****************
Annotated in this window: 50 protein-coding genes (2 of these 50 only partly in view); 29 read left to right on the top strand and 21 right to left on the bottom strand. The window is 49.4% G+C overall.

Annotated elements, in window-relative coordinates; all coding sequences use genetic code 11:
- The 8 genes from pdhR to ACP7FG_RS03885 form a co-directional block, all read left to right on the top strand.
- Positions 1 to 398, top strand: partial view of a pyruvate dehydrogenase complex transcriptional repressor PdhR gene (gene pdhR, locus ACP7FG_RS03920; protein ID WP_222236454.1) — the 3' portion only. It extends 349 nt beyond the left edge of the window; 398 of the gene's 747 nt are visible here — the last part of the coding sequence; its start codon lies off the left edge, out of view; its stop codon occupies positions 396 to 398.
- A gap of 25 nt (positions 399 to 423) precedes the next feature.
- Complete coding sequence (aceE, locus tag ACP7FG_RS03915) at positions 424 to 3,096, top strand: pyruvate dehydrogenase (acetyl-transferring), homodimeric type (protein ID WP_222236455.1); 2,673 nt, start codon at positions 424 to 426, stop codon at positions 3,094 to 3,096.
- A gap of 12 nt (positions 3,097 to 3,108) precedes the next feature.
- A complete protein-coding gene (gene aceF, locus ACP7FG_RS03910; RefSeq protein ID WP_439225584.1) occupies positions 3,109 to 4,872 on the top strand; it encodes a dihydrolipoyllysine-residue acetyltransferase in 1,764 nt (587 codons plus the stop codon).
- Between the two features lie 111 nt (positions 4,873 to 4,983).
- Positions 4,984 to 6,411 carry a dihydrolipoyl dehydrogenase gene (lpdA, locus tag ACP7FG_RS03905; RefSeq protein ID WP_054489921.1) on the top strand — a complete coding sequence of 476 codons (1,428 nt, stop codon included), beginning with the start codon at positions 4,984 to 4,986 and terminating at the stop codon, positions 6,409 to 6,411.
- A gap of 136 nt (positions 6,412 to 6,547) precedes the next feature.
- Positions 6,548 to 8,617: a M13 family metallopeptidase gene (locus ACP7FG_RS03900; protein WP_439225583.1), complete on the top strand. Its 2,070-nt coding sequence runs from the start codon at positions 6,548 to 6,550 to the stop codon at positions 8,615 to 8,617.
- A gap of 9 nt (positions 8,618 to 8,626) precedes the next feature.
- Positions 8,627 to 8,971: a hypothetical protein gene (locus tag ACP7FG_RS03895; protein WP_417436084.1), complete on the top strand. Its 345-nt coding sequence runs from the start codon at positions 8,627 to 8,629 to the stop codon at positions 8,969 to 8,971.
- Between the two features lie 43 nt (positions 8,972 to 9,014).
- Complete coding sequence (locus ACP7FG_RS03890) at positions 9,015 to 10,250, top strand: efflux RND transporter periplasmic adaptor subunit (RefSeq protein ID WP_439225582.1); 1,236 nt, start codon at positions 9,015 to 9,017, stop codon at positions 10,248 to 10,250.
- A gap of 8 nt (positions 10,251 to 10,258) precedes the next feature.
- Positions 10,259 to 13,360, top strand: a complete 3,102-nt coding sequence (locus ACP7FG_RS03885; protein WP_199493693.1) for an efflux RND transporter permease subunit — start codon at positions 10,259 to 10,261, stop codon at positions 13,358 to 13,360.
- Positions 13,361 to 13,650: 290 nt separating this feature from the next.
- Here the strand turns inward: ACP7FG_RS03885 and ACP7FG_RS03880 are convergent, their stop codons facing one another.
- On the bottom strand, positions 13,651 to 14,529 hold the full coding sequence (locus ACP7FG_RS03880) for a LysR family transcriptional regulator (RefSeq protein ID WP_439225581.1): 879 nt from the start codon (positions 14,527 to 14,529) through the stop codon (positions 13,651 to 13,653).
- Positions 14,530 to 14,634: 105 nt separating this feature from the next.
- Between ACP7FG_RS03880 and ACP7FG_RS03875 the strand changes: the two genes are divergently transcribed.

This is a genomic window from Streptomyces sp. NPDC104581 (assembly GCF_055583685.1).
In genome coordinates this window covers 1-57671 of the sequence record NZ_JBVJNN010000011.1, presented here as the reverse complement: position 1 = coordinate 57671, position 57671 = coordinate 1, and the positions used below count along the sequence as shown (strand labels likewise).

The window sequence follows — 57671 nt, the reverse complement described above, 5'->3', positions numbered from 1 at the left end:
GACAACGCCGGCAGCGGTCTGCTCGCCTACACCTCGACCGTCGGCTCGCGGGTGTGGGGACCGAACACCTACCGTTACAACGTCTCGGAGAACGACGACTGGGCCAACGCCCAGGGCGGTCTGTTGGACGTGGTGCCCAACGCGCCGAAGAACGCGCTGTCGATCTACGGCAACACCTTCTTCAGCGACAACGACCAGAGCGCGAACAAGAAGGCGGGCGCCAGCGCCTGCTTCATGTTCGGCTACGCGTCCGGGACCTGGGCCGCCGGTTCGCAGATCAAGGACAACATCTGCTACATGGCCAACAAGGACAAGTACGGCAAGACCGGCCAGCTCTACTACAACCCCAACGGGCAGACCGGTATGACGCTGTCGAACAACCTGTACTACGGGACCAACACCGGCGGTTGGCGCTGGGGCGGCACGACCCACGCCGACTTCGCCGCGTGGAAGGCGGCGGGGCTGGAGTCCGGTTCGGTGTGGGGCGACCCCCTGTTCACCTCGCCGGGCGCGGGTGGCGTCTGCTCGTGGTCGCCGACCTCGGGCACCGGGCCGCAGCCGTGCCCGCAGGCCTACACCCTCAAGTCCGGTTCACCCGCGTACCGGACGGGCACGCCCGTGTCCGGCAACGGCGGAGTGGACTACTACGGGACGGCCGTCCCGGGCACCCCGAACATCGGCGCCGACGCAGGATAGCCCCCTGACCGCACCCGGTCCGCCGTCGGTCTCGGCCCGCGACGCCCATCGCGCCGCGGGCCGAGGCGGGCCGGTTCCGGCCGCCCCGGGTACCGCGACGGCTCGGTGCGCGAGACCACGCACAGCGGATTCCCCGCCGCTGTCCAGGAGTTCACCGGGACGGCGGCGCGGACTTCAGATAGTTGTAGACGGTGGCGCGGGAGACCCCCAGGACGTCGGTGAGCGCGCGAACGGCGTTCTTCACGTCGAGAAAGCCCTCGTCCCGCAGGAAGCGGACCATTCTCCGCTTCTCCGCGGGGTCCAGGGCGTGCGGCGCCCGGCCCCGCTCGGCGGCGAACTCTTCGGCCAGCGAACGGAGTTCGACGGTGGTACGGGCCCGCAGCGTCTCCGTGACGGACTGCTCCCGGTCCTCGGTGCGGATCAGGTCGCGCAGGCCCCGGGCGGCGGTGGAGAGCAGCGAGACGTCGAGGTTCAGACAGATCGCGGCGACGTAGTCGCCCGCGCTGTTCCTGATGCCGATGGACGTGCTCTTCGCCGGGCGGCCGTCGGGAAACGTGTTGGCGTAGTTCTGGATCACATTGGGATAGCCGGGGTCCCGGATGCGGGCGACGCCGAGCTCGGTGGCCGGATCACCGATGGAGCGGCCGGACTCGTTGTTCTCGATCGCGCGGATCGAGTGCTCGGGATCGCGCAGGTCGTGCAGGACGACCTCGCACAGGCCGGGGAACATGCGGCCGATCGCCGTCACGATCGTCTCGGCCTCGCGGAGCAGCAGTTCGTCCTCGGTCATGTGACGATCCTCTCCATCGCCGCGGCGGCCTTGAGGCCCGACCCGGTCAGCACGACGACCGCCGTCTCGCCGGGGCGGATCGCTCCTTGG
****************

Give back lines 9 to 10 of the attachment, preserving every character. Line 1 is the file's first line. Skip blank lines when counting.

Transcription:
- Between the two features lie 111 nt (positions 4,873 to 4,983).
- Positions 4,984 to 6,411 carry a dihydrolipoyl dehydrogenase gene (lpdA, locus tag ACP7FG_RS03905; RefSeq protein ID WP_054489921.1) on the top strand — a complete coding sequence of 476 codons (1,428 nt, stop codon included), beginning with the start codon at positions 4,984 to 4,986 and terminating at the stop codon, positions 6,409 to 6,411.